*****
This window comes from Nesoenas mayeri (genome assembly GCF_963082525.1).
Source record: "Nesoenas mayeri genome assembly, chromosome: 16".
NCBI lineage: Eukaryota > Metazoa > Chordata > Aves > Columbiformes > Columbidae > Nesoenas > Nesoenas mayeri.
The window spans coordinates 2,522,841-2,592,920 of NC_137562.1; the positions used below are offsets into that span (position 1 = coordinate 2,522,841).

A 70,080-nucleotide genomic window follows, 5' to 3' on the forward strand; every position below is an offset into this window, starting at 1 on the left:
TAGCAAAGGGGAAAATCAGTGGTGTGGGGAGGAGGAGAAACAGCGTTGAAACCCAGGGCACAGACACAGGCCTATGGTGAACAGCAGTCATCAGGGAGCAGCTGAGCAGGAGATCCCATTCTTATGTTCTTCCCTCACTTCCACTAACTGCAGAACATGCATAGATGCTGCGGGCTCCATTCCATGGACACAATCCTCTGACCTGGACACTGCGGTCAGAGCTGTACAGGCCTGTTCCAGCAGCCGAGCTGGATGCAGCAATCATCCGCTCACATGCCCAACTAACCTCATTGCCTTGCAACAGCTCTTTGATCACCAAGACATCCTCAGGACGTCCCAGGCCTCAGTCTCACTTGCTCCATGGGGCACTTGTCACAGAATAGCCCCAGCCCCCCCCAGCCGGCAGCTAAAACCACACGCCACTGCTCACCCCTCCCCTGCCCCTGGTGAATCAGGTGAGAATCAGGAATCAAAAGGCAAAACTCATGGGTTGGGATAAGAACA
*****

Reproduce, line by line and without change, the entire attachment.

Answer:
This window comes from Nesoenas mayeri (genome assembly GCF_963082525.1).
Source record: "Nesoenas mayeri genome assembly, chromosome: 16".
NCBI lineage: Eukaryota > Metazoa > Chordata > Aves > Columbiformes > Columbidae > Nesoenas > Nesoenas mayeri.
The window spans coordinates 2,522,841-2,592,920 of NC_137562.1; the positions used below are offsets into that span (position 1 = coordinate 2,522,841).

A 70,080-nucleotide genomic window follows, 5' to 3' on the forward strand; every position below is an offset into this window, starting at 1 on the left:
TAGCAAAGGGGAAAATCAGTGGTGTGGGGAGGAGGAGAAACAGCGTTGAAACCCAGGGCACAGACACAGGCCTATGGTGAACAGCAGTCATCAGGGAGCAGCTGAGCAGGAGATCCCATTCTTATGTTCTTCCCTCACTTCCACTAACTGCAGAACATGCATAGATGCTGCGGGCTCCATTCCATGGACACAATCCTCTGACCTGGACACTGCGGTCAGAGCTGTACAGGCCTGTTCCAGCAGCCGAGCTGGATGCAGCAATCATCCGCTCACATGCCCAACTAACCTCATTGCCTTGCAACAGCTCTTTGATCACCAAGACATCCTCAGGACGTCCCAGGCCTCAGTCTCACTTGCTCCATGGGGCACTTGTCACAGAATAGCCCCAGCCCCCCCCAGCCGGCAGCTAAAACCACACGCCACTGCTCACCCCTCCCCTGCCCCTGGTGAATCAGGTGAGAATCAGGAATCAAAAGGCAAAACTCATGGGTTGGGATAAGAACA